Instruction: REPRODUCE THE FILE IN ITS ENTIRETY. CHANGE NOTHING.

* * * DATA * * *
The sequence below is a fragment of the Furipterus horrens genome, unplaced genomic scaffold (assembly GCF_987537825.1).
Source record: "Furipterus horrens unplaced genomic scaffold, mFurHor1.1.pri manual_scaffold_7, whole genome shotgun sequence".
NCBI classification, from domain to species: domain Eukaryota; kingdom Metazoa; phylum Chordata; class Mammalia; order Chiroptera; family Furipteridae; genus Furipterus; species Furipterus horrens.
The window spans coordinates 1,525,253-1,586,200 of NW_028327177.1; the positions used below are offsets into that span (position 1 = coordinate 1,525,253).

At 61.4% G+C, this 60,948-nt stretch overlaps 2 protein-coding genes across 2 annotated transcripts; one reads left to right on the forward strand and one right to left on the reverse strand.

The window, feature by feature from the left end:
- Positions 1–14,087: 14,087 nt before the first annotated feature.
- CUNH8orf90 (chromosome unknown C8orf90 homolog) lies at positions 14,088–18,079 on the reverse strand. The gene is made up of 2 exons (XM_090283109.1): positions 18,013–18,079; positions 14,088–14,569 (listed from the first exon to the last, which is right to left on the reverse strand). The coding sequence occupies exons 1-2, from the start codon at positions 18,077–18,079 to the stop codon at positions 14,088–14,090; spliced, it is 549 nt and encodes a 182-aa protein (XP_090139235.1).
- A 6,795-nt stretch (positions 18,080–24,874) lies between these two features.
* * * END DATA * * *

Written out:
The sequence below is a fragment of the Furipterus horrens genome, unplaced genomic scaffold (assembly GCF_987537825.1).
Source record: "Furipterus horrens unplaced genomic scaffold, mFurHor1.1.pri manual_scaffold_7, whole genome shotgun sequence".
NCBI classification, from domain to species: domain Eukaryota; kingdom Metazoa; phylum Chordata; class Mammalia; order Chiroptera; family Furipteridae; genus Furipterus; species Furipterus horrens.
The window spans coordinates 1,525,253-1,586,200 of NW_028327177.1; the positions used below are offsets into that span (position 1 = coordinate 1,525,253).

At 61.4% G+C, this 60,948-nt stretch overlaps 2 protein-coding genes across 2 annotated transcripts; one reads left to right on the forward strand and one right to left on the reverse strand.

The window, feature by feature from the left end:
- Positions 1–14,087: 14,087 nt before the first annotated feature.
- CUNH8orf90 (chromosome unknown C8orf90 homolog) lies at positions 14,088–18,079 on the reverse strand. The gene is made up of 2 exons (XM_090283109.1): positions 18,013–18,079; positions 14,088–14,569 (listed from the first exon to the last, which is right to left on the reverse strand). The coding sequence occupies exons 1-2, from the start codon at positions 18,077–18,079 to the stop codon at positions 14,088–14,090; spliced, it is 549 nt and encodes a 182-aa protein (XP_090139235.1).
- A 6,795-nt stretch (positions 18,080–24,874) lies between these two features.